Gonzo review

A tribute to one of God’s own prototypes, too weird to live, too rare to die...

“The edge. There’s no honest way to explain it, because the only people who really know where it is are the ones who have gone over.”

Lightning-powered by a hot cocktail of tequila, mescaline, anger and idealism, Hunter S Thompson spent his life hunting that edge. But as Alex Gibney’s overlong doc does make clear, it was fame that burned his brain more than drug or drink.

Thompson became a prisoner of the legend he’d created. Collaging copious archive material (home movies, photos, TV footage and voice recordings backed by Johnny Depp’s narration), the Oscar-winning director of Enron and Taxi To The Dark Side seems at pains to rescue the man from the myth.

The man who owned 22 guns. Who drank a bottle of whiskey a day. Who taught himself to write by typing out The Great Gatsby again and again.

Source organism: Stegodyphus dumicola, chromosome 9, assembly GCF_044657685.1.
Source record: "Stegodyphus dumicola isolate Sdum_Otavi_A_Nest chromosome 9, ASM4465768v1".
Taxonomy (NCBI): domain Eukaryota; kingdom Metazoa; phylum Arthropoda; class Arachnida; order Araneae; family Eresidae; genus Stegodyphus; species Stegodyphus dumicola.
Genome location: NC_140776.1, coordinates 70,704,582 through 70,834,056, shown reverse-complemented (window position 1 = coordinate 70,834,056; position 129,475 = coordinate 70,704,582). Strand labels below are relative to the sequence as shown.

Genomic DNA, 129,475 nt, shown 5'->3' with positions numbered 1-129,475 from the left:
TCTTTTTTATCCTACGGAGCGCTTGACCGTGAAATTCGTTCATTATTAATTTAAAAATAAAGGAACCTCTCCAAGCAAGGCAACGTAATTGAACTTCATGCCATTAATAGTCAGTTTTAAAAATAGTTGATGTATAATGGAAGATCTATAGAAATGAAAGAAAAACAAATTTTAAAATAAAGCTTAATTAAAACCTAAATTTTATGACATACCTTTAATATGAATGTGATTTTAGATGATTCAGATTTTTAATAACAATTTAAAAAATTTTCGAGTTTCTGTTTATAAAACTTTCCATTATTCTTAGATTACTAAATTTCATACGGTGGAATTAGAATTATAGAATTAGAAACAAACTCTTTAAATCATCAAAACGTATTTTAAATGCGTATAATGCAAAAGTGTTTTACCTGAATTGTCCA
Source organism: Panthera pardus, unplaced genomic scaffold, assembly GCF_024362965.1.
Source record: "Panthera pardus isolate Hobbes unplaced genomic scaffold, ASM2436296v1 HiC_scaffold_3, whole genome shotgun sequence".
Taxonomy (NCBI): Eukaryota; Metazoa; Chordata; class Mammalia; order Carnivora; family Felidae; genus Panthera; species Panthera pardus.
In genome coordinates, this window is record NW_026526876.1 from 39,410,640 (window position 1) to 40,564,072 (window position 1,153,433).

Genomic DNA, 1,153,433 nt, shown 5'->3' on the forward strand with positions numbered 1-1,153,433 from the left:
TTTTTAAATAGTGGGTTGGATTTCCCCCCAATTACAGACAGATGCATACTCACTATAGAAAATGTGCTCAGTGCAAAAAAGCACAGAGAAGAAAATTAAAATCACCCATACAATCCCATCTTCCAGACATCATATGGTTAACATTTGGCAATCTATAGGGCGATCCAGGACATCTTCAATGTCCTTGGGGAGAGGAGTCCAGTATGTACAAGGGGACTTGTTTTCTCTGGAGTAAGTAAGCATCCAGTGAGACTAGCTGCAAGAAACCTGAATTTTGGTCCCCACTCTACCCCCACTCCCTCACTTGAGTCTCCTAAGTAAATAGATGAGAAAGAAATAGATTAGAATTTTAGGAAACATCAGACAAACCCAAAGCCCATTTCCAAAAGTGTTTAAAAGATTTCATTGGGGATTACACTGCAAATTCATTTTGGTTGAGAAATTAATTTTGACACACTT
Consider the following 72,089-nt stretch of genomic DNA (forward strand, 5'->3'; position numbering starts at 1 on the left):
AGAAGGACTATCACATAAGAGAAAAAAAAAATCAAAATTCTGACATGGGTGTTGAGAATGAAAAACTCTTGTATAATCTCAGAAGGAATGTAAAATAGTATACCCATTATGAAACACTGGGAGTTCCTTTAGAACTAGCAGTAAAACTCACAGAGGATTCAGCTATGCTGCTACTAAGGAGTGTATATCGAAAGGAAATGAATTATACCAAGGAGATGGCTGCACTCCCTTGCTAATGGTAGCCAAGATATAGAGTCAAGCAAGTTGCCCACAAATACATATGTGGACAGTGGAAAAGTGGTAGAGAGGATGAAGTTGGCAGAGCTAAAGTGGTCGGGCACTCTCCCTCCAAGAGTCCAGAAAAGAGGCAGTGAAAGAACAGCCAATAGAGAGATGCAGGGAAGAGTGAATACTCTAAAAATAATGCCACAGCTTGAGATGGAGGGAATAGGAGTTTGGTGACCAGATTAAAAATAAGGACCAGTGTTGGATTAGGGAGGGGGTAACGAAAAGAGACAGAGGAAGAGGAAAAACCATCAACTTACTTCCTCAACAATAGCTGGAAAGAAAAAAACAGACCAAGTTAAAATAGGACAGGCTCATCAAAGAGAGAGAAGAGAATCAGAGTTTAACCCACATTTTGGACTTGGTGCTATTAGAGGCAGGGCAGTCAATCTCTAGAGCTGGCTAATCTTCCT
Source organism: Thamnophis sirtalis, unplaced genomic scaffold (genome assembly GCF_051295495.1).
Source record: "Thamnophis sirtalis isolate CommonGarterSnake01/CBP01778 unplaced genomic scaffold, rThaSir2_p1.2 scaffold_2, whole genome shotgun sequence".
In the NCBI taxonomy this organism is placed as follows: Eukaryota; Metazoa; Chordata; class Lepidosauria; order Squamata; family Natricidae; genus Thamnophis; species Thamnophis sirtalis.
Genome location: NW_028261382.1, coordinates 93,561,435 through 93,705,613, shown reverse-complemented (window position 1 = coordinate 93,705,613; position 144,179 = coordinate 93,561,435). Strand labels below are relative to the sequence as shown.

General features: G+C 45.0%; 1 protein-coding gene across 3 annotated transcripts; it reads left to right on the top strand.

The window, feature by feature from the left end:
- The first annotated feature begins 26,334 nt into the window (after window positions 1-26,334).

Gonzo shows how short Thompson’s journalistic purple-patch was – and how potent. From the mid-60s to the mid-70s, he wrote a trilogy – Hell’s Angels, Fear And Loathing In Las Vegas and Fear And Loathing On The Campaign Trail ’72 — that formed a savage eulogy for wilting Flower Power and launched a two-thumbed fist at the throat of Richard Nixon.

His style bear-trapped vital cultural truths with stunning psychedelic wit and devastating laser-accuracy. With Hunter’s wives, son and many others all chatting freely, Gonzo seems to have everything.

Yet it also seems to miss so much. Instead of constructing a nuanced character study, Gibney breezes his early days and races through the last 25 years of his life. It’s a surface skim of his contradictions rather than a search for deeper truth – which was what gonzo was all about.

Jonathan Crocker

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